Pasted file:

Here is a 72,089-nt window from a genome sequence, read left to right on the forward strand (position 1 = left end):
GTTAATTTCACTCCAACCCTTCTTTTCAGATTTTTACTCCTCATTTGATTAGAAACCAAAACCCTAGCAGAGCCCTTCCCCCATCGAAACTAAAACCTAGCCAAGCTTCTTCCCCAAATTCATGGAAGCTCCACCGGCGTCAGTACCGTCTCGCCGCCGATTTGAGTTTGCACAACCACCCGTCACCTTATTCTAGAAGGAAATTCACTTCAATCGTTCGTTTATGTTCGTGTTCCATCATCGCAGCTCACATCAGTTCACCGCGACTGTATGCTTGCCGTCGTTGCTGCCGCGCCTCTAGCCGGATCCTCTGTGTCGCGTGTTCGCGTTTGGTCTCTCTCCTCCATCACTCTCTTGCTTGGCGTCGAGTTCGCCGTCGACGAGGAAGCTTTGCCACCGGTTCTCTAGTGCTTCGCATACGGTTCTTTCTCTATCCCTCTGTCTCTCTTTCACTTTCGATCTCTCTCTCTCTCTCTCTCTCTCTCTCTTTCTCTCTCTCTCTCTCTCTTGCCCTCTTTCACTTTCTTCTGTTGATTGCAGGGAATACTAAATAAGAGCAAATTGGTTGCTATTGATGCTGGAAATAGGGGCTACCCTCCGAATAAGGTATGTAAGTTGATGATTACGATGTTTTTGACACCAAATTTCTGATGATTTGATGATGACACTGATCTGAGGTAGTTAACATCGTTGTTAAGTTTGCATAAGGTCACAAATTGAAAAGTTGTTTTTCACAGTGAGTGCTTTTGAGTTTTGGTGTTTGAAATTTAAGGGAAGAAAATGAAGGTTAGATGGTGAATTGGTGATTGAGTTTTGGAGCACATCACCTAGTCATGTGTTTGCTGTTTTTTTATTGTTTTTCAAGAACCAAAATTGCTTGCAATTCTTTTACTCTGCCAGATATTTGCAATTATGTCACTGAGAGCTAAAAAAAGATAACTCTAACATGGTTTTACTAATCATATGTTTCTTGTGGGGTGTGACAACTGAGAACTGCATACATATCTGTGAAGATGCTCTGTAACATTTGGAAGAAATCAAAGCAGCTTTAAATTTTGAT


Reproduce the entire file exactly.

Here is a 72,089-nt window from a genome sequence, read left to right on the forward strand (position 1 = left end):
GTTAATTTCACTCCAACCCTTCTTTTCAGATTTTTACTCCTCATTTGATTAGAAACCAAAACCCTAGCAGAGCCCTTCCCCCATCGAAACTAAAACCTAGCCAAGCTTCTTCCCCAAATTCATGGAAGCTCCACCGGCGTCAGTACCGTCTCGCCGCCGATTTGAGTTTGCACAACCACCCGTCACCTTATTCTAGAAGGAAATTCACTTCAATCGTTCGTTTATGTTCGTGTTCCATCATCGCAGCTCACATCAGTTCACCGCGACTGTATGCTTGCCGTCGTTGCTGCCGCGCCTCTAGCCGGATCCTCTGTGTCGCGTGTTCGCGTTTGGTCTCTCTCCTCCATCACTCTCTTGCTTGGCGTCGAGTTCGCCGTCGACGAGGAAGCTTTGCCACCGGTTCTCTAGTGCTTCGCATACGGTTCTTTCTCTATCCCTCTGTCTCTCTTTCACTTTCGATCTCTCTCTCTCTCTCTCTCTCTCTCTCTTTCTCTCTCTCTCTCTCTCTTGCCCTCTTTCACTTTCTTCTGTTGATTGCAGGGAATACTAAATAAGAGCAAATTGGTTGCTATTGATGCTGGAAATAGGGGCTACCCTCCGAATAAGGTATGTAAGTTGATGATTACGATGTTTTTGACACCAAATTTCTGATGATTTGATGATGACACTGATCTGAGGTAGTTAACATCGTTGTTAAGTTTGCATAAGGTCACAAATTGAAAAGTTGTTTTTCACAGTGAGTGCTTTTGAGTTTTGGTGTTTGAAATTTAAGGGAAGAAAATGAAGGTTAGATGGTGAATTGGTGATTGAGTTTTGGAGCACATCACCTAGTCATGTGTTTGCTGTTTTTTTATTGTTTTTCAAGAACCAAAATTGCTTGCAATTCTTTTACTCTGCCAGATATTTGCAATTATGTCACTGAGAGCTAAAAAAAGATAACTCTAACATGGTTTTACTAATCATATGTTTCTTGTGGGGTGTGACAACTGAGAACTGCATACATATCTGTGAAGATGCTCTGTAACATTTGGAAGAAATCAAAGCAGCTTTAAATTTTGAT